On May 3, a significant number of these documents were made public through the online cloud storage folder on the NDCA’s website. Third party corporations like Samsung, Walmart and Sony all quickly realized that documents they thought were confidential were available for the public to download. Reporters from outlets like The Verge and IGN quickly downloaded and combed through the documents, publishing multiple stories on once-confidential business plans. By the end of the day many of the documents had been deleted, redacted and reuploaded, but the damage was done.

These third party entities were outraged and began filing motions to seal documents and redact information. The inundation of motions led Judge Gonzalez Rogers to state with exasperation “I have received — I don't know what, ten? — motions from third parties asking me to seal information.” These motions came so quickly, and in such large volume, that Epic’s counsel had to object mid-questioning to prevent Apple from disclosing information a third party, Paradox, desired to keep confidential. When Apple’s counsel retorted that this was the first time he had been alerted to Paradox’s request, Epic shot back that they had just been informed themselves. Judge Gonzalez Rogers then declared that Paradox had not filed any motion to seal the document, and that Apple could continue. 

Did Sony, Microsoft and Others Lose their Trade Secret Protections When These Documents were Published?

One of the key attributes of a trade secret is that it is kept secret. In most cases a trade secret loses its status as soon as it is no longer confidential. Here, multiple outlets reported on potential trade secrets before the documents could be sealed. Media outlets reported on Sony’s initial reluctance (and ultimate acquiescence) to allow cross-platform play on the PlayStation, Walmart’s desire to bring its own streaming video game product to market and Microsoft’s business plan to purposely lose money on sales of the Xbox. In most cases, these companies would no longer be able to enforce trade secret protections on these plans in court. However, multiple circuit courts have recognized an exception to this rule that should apply in this scenario. 

According to several Circuit and District courts, the inadvertent disclosure of a trade secret at trial does not automatically destroy confidentiality. See, e.g., Hoechst Diafoil Co. v. Nan Ya Plastics Corp., 174 F.3d 411, 418 (4th Cir. 1999); The Gates Rubber Co. v. Bando Chemical Industries, Ltd., 9 F.3d 823, 848-849 (10th Cir. 1993); Religious Technology Ctr. v. Netcom On-Line Comm. Servs., Inc., 923 F. Supp. 1231, 1255 (N.D. Cal. 1995). In those cases, the court considered a variety of factors ranging from how and when the documents were made public to the measures the affected business took to protect the secret after the initial leak. The fact that the documents were inadvertently made public was just one non-dispositive factor. In each case the court found that the information could still be considered a trade secret despite being made available to the public through the court record.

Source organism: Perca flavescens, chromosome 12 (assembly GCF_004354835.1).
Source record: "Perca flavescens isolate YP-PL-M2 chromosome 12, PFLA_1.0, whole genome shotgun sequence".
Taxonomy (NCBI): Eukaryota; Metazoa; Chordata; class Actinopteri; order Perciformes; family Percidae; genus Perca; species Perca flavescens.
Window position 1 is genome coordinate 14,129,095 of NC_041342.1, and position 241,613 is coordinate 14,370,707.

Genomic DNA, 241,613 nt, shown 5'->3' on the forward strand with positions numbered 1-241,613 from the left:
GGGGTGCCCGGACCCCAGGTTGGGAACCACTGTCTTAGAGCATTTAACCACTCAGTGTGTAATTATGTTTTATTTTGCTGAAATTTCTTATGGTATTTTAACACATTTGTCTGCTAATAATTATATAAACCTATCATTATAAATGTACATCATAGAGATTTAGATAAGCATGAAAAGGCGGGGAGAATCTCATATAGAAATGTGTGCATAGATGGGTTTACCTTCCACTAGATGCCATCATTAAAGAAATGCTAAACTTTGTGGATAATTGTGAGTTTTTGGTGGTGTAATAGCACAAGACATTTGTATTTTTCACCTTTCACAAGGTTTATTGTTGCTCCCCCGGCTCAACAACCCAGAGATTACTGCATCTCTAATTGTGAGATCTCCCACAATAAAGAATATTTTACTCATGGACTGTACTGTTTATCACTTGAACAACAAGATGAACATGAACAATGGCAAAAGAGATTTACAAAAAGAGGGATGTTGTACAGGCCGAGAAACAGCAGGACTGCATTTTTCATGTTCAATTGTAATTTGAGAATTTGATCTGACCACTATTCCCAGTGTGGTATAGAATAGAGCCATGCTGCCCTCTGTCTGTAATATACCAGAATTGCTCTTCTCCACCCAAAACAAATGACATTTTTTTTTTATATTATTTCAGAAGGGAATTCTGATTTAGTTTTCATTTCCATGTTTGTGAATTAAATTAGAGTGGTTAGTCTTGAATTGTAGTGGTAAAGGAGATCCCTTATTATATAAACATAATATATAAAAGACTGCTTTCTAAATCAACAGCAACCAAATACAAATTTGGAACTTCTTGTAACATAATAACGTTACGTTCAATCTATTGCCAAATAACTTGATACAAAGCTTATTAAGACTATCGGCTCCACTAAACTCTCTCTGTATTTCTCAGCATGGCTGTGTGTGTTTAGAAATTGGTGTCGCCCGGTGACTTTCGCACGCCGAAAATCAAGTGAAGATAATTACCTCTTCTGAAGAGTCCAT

The one distinction between the present circumstances and the previous case law is that the Epic v. Apple suit leaked the secrets of third parties. In each case cited above, the party at risk of losing its secrets was the party that made the e-filing mistake. Here, Sony, Walmart and Microsoft were not responsible for the inadvertent disclosure of their business secrets. In fact, it is unclear who exactly is to blame for the mishap; Epic, Apple and the court all had the potential to make this error. Regardless of which entity improperly redacted the documents, it is clear the blame does not fall on the third parties. This fact, combined with the flood of motions to seal following the inadvertent disclosures, supports a finding that the third parties were not responsible for this mistake and should not lose their trade secrets.

While the Third Parties in this Suit Should Not Worry About Their Trade Secrets, Plaintiffs and Defendants Should Still Exercise Greater Caution When E-Filing

Although multiple circuits would likely find that the third parties did not lose their trade secrets, there are still several circuits where this would be an issue of first impression. Given that there is still a possibility for a circuit split on the issue, parties to a suit should exercise great caution when e-filing discovery documents. It is entirely possible for a circuit lacking any precedent in this area to rule that the trade secrets lost protection after being so widely published. Indeed, each case cited above includes dicta that a trade secret that is inadvertently revealed through a court record and widely publicized by the press could lose trade secret status. The District Court for the Eastern District of Virginia made this exact ruling in Religious Technology Center v. Lerma, 908 F. Supp. 1362 (E.D. Va. 1995). If the mistake could be traced back to one of the parties, it could be liable to the third party for leaking the trade secrets. For this reason, it is always advisable to ensure that any request for confidentiality is honored before e-filing documents for the public record.

Lutzker & Lutzker is experienced in trade secret issues and will keep you updated on developments in this novel area. We are here to help you with all your IP needs as you navigate the increasingly complex world of trade secret protections.